I mentioned the Irish stew in my photo caption above and yes, this is something I highly recommend trying while you’re in town! This was my first meal after arriving in Dublin and I sure chose a good one! I paid €16 for the stew from Lincoln’s Inn — pictured above — which was accompanied by some delicious soda bread. In general, you can expect to pay in the range of €15-25 for a pub meal; burgers and fish and chips will be cheaper, while steak will be up at the top end.

In terms of average costs for international eats, you’ll pay €19 for an Indian curry, €17 for a pizza from a nice Italian restaurant, €14 for nachos, €11 for a lamb kebab, or €9 for a falafel pita.

In terms of alcohol, you can’t think of Dublin without imagining a cool glass of Guinness. A pint of the good stuff will set you back between €5 and €7, depending on how touristy the pub is. Wines are roughly €7 for a 175ml glass, while cocktails can run between €9 and €13.

For non-alcoholic options, a latte or flat white is usually priced at around €4 with a cup of tea at €3. Soft drinks are also priced at around €3, whether you’re in a pub, cafe, or restaurant.

To summarise, you can expect to spend €12 for a sit-down breakfast, €8 for a lunchtime sandwich, and €18 for a pub dinner, plus around €15 for a couple of drinks throughout the day. This would give you an average daily food and drink spend in Dublin of just over €50 a day.

The remarkable interior of Dublin’s St Patrick’s Cathedral

The Cost of Activities in Dublin

Dublin is densely packed with activities, ranging from day-drinking and folk music to museums and cathedrals.

It was the last item on the list that really blew me away: the cathedrals in Dublin were seriously impressive. I shouldn’t have been surprised; Ireland is a deeply religious country and the architecture only served to reinforce that fact.

It costs €9 to enter St Patrick’s Cathedral and €10.50 for Christ Church Cathedral. The landmarks were well-worth the cost of entry, in my opinion — I paid for both entrance fees through GetYourGuide so that I had all of my tickets and tours in one place.

A cocky-looking statue of Oscar Wilde, lying on his back on a gigantic rock with a pipe in hand. Behind the rock are dense bushes and a cloudy sky.
Pay your respects at the reclining Oscar Wilde Memorial Sculpture — one of Dublin’s free attractions

If you love your literature, there’s perhaps no greater city to spend some time than Dublin. So many authors, writers, and creatives have called this city home! Wander through the streets and parks and you’ll stumble across heritage plaques dedicated to these literary heroes. At times, the list of writers felt endless: Oscar Wilde, James Joyce, Samuel Beckett, Bram Stoker, W.B. Yeats, George Bernard Shaw… so many big names!

The Museum of Literature (€13.50) is a great place to start your writer-themed explorations, but the Book of Kells is what’s truly going to excite you. This world-famous manuscript is potentially the oldest book in the world; it has to be seen to be believed. You can catch a glimpse of the tome in the breathtaking Old Library at Trinity College Dublin — it costs €18.50 to enter and you can buy tickets through the college website.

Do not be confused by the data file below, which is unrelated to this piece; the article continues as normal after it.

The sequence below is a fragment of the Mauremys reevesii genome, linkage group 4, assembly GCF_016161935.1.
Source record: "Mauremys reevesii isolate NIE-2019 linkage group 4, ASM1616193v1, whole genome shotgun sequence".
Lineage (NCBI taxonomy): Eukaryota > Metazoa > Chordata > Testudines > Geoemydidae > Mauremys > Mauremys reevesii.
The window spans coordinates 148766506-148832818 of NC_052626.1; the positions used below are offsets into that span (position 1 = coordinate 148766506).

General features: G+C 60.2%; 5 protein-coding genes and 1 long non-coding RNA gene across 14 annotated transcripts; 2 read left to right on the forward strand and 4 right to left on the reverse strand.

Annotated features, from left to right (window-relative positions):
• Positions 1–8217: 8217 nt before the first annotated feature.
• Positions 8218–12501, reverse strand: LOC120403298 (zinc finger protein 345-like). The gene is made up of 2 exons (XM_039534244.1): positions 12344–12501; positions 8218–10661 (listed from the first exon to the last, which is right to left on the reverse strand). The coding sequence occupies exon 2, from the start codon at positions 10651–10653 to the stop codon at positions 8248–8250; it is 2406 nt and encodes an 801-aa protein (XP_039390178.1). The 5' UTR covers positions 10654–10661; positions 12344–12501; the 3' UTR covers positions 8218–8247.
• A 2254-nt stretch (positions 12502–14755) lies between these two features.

One activity that’s top of the tourist hit list is, of course, the Guinness Storehouse (€30). This seven-story building is where you’ll learn all about the 250-year history of the world-famous stout. End your tour at the Gravity Bar, where you can enjoy a free pint and take in some of the best panoramic views of Dublin.

For those of you who prefer whiskey, hit up the Jameson Distillery for a €30 tour of the premises. You’ll find out all about the story of John Jameson, learn what goes into the beloved spirit, and get to enjoy a free cocktail at the bar afterwards.

The brick facade of the EPIC museum gives way to the glass entranceway. To the side, gigantic letters reading EPIC invite visitors to take photos beside them.
The EPIC Museum is a must-see in Dublin: trust me, you won’t be disappointed!

In terms of museums, there’s only one that I consider essential and that’s the award-winning EPIC Irish Emigration Museum (€19.50). It was a fascinating way to spend an afternoon! This museum chronicles the harrowing, inspiring experiences of the millions of Irish emigrants who left their home in search of a better life. It’s immersive, innovative, and 100% worth the entrance fee.

If you’re more of a museum-goer than I am, there’s lots on offer; all with reasonable entrance fees. For example, The Little Museum of Dublin is €13, the Kilmainham Gaol is €8, while the Irish Whiskey Museum is €22.

Dublin is home to plenty of free activities, too, for those of you who are on a tight budget. Wandering around the bustling Temple Bar district provides ample opportunity for people-watching and photo-taking. There, you’ll find some of the most photogenic pubs in the world. Speaking of people-watching, be sure to take a stroll down lively Grafton Street to check out the buskers or kick back and relax in St Stephen’s Green.

The Ha’penny Bridge from 1816 is a scenic must-walk-across, and if you like your city breaks with a side of adventure then head out for a hike in the Dublin Mountains. Dublin Castle is free to explore, while the peaceful Garden of Remembrance was a lovely spot for taking a breather. In terms of free museums, the National History Museum is a particularly good one to go for.

There’s even a free walking tour to jump on.